Wonder Woman should be promoting acceptance as much as physical strength. She should be focusing on self-love, courage, intelligence, and independence. This character is a huge inspiration to young girls worldwide! Remember when the U.N. announced this fictional character was to be the honorary ambassador for the empowerment of girls and women? Think thin — is that the message this former ambassador is sending?

This is a serious missed opportunity. Warner Bros screwed up big time and I’m not sure if they can do anything to rectify it now. Wonder Woman is supposed to be a role model for girls. She is supposed to represent a strong-willed woman, someone who doesn’t need a man to save the day — someone who is smart enough to save both Batman and Superman at the same time!

But so far, all I see is another disgraced sell-out.

What do you think of this new partnership? Let us know in the comments below!

Fictional character to be UN ambassador for female empowerment

I’m very confused.

The United Nations has appointed Wonder Woman, a fictional character, as the honorary ambassador for the empowerment of girls and women. According to a press release, this means she “will be tasked with raising awareness about Goal 5 of the UN Sustainable Development Goals, which seeks to achieve gender equality and empower all women and girls by 2030.”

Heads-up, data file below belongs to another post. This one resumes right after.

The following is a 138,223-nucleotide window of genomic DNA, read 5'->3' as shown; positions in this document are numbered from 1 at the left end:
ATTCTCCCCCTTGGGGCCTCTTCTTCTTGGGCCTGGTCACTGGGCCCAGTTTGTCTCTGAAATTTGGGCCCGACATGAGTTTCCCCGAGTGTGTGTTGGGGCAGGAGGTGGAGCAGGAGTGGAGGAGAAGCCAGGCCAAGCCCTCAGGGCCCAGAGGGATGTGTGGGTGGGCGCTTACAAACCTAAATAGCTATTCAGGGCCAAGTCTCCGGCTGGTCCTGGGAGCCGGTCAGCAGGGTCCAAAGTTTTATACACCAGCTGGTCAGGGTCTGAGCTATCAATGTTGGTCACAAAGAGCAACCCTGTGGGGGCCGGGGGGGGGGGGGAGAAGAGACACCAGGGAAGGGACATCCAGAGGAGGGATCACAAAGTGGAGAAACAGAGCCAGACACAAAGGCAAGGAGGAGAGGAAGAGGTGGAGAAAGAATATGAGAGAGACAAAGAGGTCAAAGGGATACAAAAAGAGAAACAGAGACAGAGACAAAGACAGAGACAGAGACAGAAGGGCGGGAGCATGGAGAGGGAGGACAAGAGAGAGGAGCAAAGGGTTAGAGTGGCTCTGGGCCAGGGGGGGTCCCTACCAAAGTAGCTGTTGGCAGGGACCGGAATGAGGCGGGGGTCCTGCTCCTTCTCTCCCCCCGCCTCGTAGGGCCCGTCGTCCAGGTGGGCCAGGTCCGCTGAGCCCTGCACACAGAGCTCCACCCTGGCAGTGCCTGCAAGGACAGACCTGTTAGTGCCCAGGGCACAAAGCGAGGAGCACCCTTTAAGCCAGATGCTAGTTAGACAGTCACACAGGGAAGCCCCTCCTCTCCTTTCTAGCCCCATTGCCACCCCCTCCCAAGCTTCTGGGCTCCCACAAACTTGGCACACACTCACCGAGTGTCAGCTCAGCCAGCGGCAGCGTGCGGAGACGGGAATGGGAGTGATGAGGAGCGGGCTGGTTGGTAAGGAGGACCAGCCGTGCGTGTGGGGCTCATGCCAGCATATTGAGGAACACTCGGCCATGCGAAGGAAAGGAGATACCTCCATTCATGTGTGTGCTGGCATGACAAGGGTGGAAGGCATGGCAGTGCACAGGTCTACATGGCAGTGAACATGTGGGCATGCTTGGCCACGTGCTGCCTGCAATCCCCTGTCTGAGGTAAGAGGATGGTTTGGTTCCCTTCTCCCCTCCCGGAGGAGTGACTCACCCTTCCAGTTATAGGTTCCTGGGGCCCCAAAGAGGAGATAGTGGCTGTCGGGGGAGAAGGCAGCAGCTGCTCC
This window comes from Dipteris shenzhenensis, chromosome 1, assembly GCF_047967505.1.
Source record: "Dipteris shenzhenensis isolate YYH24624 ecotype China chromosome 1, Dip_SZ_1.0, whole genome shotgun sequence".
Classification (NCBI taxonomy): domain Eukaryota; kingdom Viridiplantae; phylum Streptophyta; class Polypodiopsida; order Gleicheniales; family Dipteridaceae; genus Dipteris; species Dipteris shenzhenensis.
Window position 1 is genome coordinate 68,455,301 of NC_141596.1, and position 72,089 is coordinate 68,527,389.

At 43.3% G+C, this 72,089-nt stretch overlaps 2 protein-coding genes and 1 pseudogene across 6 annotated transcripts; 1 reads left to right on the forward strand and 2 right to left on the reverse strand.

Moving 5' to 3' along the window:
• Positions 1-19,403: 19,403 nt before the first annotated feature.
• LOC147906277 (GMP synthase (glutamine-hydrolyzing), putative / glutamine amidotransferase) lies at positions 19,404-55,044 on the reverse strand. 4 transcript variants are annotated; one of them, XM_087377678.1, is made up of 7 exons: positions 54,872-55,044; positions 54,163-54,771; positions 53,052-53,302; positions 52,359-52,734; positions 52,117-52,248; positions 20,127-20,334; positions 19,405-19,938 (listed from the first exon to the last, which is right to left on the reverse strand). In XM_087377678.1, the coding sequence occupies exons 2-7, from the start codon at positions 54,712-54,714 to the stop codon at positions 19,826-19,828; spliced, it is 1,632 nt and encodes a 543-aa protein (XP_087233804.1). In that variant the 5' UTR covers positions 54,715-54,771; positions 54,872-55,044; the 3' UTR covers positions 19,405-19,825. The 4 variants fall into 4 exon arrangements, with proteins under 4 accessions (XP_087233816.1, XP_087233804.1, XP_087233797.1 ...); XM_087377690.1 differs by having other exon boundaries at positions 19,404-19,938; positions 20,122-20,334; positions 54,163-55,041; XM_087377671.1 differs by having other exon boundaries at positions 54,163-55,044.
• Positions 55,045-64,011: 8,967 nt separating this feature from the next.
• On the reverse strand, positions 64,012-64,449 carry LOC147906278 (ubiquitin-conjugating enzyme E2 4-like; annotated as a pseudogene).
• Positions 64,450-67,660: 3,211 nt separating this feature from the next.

I’ve always been a big fan of Wonder Woman. There’s something incredibly satisfying about seeing an Amazon warrior outperform all of the male superheroes in the Justice League. She is strong, fierce, and completely independent. While other heroes need sidekicks or weapon experts, Diana Price just needs her wits (and maybe her lasso of truth).

But, does that mean I think this fictional superhero, no matter how iconic, should be representing the struggles of women in an international agency — no, it does not.

There are a lot of people fighting for the rights of women and young girls. There are people building schools in under-developed nations, working on gender parity in boardrooms, and fighting for a woman’s right to choose. There are those trying to end sex slavery and the forced marriage of young children. And yet, despite all of that, the UN, with the combined wisdom of political leaders from across the world, has chosen an imaginary character as the representative for women. Someone who can’t answer questions and doesn’t have to be accountable — because it’s just easier when they don’t’ have to deal with a real woman. Am I right gentlemen?